Today in Supreme Court History

October 6, 2021   |  

I have now posted 366 installments of "Today in Supreme Court History," one for each day of the past year (including February 29). Finding something SCOTUS-related for every day of the calendar was complicated.

There were some easy dates to find:

  • Dates on which famous Supreme Court cases were argued and decided.
  • Dates on which the Justices were born, confirmed, took the oath, resigned, or died.
  • Dates on which Presidents nominated a Justice to the Supreme Court.

Those dates filled up about half of the calendar. But there were huge gaps–especially over the summer, when the Court and the Senate are usually not in session.

Next, I moved to more creative Supreme Court connections: I searched the Supreme Court cases database on Westlaw for specific dates, like "September 6" or "July 9." Then I went through hundreds of entries to find specific facts in a case that referenced that date. I tried to only include cases that were well-known. Even with this approach, I still had dozens of empty date.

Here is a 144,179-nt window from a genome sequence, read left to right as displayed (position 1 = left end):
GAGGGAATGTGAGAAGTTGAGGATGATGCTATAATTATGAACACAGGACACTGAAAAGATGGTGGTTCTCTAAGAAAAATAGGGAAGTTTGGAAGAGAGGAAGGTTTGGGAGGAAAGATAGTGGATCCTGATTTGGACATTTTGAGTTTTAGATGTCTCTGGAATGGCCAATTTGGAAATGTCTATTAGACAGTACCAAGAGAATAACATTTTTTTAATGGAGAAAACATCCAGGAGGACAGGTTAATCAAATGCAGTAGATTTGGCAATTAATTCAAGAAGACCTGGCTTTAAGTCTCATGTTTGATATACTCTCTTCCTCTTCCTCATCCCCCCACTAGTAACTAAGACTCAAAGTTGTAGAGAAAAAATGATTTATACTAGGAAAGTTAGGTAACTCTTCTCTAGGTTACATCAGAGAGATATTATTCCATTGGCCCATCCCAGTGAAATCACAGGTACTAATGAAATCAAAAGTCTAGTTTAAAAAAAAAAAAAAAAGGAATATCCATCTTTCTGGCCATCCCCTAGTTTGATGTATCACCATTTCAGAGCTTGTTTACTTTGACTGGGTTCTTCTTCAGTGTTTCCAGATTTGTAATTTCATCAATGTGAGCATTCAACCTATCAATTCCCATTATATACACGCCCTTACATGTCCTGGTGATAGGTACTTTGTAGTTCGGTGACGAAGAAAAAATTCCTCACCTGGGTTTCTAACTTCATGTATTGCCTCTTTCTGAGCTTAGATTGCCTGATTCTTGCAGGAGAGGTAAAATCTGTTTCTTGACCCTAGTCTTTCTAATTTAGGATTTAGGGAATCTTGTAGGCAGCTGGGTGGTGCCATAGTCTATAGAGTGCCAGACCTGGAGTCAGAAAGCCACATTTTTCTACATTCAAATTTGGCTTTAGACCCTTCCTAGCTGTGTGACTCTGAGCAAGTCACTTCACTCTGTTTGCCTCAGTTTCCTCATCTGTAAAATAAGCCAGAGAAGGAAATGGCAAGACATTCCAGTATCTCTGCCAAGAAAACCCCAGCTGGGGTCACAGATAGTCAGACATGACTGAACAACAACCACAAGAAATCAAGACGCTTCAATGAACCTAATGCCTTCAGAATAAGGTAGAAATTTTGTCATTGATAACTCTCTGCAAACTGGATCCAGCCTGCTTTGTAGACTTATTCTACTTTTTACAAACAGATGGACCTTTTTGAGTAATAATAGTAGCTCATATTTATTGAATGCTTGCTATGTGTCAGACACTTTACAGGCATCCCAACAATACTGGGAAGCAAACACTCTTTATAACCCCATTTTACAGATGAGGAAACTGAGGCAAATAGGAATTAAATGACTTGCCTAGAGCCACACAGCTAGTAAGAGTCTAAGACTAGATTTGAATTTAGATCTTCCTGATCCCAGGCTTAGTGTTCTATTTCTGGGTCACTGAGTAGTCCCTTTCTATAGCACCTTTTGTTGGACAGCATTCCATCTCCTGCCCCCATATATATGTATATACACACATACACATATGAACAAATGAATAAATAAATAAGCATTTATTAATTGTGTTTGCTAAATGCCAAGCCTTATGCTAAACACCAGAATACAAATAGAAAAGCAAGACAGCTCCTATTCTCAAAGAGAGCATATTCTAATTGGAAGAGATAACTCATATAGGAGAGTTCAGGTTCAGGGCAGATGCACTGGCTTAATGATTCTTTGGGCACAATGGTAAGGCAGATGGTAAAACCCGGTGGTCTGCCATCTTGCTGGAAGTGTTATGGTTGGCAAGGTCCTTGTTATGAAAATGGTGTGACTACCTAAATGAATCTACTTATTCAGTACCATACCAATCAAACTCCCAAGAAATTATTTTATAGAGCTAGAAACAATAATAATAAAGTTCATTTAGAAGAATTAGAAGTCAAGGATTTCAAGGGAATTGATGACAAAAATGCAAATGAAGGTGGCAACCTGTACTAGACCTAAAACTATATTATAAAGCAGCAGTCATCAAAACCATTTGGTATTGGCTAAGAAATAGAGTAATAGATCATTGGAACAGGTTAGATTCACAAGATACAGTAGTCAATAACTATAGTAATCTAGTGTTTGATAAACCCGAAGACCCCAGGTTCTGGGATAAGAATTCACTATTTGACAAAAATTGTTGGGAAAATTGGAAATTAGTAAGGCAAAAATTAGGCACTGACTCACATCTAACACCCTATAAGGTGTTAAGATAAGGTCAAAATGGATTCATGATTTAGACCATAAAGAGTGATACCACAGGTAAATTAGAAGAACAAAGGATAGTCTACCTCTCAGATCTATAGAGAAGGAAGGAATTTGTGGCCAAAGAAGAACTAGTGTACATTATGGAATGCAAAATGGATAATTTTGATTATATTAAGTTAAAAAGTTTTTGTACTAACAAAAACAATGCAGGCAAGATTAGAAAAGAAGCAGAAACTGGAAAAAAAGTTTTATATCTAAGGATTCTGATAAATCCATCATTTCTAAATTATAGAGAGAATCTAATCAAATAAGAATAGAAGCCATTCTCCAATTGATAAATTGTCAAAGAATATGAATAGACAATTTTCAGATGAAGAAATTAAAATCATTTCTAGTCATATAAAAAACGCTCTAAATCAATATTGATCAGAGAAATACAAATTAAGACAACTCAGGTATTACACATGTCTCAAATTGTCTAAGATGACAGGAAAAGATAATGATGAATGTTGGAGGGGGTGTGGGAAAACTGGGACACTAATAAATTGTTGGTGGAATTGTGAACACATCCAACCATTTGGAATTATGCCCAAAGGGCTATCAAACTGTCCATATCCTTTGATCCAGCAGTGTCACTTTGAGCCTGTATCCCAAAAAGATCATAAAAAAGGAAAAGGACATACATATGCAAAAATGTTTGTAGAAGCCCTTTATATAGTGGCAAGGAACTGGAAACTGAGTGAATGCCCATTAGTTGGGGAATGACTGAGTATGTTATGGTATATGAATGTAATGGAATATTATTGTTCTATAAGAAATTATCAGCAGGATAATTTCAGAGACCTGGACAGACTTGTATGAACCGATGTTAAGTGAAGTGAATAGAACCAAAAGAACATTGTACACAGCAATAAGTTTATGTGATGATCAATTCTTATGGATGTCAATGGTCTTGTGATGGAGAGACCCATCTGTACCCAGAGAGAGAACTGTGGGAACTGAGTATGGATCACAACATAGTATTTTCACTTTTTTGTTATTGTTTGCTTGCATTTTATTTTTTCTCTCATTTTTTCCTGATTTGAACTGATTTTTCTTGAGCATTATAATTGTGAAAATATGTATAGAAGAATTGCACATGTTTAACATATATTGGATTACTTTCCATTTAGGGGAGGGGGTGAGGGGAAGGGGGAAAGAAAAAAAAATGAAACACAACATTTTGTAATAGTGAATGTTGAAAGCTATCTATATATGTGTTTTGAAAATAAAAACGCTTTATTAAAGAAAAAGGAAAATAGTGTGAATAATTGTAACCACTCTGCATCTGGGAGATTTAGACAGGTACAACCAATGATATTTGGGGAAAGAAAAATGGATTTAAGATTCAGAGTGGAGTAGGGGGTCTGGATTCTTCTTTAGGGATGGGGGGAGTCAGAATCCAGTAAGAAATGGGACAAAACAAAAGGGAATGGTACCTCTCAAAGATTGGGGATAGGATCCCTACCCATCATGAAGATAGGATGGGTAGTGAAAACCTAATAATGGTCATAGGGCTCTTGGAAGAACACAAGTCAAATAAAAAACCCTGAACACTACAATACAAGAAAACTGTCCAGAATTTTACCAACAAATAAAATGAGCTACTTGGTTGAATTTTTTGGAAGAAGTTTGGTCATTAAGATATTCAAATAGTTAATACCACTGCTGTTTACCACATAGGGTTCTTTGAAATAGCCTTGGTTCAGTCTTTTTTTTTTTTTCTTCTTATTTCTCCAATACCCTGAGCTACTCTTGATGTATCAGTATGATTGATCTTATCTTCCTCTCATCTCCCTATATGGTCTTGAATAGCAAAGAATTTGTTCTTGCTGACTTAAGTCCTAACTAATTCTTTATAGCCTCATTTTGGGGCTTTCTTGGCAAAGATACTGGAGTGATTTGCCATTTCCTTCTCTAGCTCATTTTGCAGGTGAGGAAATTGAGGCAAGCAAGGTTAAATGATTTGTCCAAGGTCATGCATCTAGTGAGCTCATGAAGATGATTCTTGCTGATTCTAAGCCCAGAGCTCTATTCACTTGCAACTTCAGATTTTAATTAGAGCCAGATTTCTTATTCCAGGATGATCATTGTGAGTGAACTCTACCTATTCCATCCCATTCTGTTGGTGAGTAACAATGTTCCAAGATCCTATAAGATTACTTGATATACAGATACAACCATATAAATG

Next, I got even more resourceful. I looked through the chronology of the Constitutional Convention, which stretched through the summer of 1787, as well as the subsequent ratification process. I also referenced the publication date of the Federalist and Anti-Federalist Papers. I also added dates from the ratification process of the twenty-seven amendments. Admittedly, these events are more tangentially related to the Supreme Court. Yet, I still had some blanks.

Next, I looked at the dates of birth, death, and inauguration of the Presidents. Then I referenced the Justices that President would ultimately appoint to the Supreme Court.

Finally, I had about a dozen or so slots left. I simply added fun facts about American history that bear no real relationship to the Supreme Court. I welcome any suggestions of dates to add.

I have become fond of this feature, and received some favorable feedback. I will restart it tomorrow. On October 7, 1982, I.N.S. v. Chadha was argued.


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